What I also want to say is that at no time have I responded to that criticism with asperity or, at least, I have never intended to. My aim was exactly the same as the title of this book, to write "Letters in Defense of the Purebred Spanish Horse".

I hope and I wish that this work would help some readers who did not have the opportunity to read these letters in the context in which they were published, and would make it easier to understand certain historic facts which, at present, are hardly ever questioned.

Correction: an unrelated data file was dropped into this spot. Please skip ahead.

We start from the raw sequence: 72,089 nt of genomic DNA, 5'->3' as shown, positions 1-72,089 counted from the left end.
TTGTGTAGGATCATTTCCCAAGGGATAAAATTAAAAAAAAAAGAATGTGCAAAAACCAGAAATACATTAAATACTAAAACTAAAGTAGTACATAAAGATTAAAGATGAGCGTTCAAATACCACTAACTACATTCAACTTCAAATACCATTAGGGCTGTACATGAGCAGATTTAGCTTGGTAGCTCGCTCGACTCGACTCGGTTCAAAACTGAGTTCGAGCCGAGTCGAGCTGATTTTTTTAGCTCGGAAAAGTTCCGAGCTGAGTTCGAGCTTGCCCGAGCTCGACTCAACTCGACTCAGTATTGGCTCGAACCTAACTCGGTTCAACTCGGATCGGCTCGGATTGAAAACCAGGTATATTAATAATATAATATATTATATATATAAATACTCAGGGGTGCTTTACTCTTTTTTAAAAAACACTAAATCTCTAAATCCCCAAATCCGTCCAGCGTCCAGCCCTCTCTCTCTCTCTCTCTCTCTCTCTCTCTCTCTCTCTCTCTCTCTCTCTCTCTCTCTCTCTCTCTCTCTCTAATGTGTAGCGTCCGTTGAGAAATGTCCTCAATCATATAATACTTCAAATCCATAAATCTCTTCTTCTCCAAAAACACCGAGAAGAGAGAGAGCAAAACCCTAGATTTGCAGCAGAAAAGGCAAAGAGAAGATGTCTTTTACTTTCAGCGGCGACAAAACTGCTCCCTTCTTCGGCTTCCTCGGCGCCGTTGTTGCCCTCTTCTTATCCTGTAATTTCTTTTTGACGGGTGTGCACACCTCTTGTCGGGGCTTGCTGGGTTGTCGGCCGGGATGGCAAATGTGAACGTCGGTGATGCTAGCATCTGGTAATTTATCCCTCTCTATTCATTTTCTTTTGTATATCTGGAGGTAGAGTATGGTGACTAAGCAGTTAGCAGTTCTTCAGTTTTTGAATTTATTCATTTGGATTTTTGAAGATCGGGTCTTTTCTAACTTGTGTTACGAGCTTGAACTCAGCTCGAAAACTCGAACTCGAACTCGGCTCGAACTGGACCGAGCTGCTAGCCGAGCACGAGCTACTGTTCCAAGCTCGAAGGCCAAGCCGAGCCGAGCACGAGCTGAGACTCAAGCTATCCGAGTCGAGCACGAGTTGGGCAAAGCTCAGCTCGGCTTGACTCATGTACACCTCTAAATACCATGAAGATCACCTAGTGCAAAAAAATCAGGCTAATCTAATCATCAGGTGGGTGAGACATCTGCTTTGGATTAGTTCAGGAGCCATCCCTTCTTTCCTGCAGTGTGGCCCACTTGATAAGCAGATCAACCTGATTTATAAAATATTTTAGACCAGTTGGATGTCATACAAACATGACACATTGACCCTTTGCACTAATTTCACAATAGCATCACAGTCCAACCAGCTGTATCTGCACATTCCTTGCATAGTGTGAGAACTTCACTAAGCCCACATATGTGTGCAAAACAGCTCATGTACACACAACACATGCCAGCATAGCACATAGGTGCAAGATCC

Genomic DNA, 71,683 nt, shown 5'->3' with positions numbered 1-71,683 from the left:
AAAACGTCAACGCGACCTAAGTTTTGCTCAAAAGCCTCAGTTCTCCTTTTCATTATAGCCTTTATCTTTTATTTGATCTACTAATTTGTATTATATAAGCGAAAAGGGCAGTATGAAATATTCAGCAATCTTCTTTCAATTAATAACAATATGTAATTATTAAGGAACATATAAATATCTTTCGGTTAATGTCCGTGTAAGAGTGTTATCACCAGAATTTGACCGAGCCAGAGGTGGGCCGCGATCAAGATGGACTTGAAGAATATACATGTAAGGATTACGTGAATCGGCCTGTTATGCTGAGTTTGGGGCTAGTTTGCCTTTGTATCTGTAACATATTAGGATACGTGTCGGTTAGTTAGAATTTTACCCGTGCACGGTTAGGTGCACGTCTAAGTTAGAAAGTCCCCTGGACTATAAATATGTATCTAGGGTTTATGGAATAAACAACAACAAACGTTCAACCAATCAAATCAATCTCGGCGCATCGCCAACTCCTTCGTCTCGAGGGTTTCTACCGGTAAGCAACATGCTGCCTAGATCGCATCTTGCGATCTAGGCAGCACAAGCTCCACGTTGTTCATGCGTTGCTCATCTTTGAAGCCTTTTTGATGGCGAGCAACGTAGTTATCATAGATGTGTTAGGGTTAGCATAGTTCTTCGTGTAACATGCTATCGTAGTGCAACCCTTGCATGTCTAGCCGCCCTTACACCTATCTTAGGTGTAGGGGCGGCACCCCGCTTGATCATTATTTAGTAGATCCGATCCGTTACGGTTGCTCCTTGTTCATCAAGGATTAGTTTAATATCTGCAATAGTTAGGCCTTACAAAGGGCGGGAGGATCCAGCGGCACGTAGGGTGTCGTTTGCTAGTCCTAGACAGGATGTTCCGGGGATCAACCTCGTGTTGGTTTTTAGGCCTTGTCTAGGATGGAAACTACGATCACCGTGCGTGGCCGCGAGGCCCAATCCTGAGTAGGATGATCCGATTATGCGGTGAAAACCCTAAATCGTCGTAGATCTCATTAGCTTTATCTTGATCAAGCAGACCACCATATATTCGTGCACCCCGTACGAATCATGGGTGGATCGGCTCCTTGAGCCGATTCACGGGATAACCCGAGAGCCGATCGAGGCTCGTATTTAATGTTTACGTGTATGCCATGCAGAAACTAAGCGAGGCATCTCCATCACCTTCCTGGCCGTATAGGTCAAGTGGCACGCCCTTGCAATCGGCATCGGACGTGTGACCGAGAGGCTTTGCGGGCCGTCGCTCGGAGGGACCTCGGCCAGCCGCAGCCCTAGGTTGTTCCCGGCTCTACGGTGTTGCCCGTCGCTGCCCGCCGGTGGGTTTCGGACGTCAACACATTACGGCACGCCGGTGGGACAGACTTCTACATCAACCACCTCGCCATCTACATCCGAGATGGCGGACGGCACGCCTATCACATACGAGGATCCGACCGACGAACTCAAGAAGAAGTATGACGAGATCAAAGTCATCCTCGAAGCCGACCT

The book, which consists of 304 pages with text both in Spanish and English, has been printed on 150 gr. chalk overlay glossy paper, size 21 x 29 cm, has colour flyleaves in striped paper and binding with covers made of synthetic leather and with the title printed in gold, as well as a laminated colour jacket also with the title printed in gold. These features, along with more than 80 photographs, make it a beautiful piece of work essential in any library.

This product was added to our catalog on Tuesday 02 October, 2012.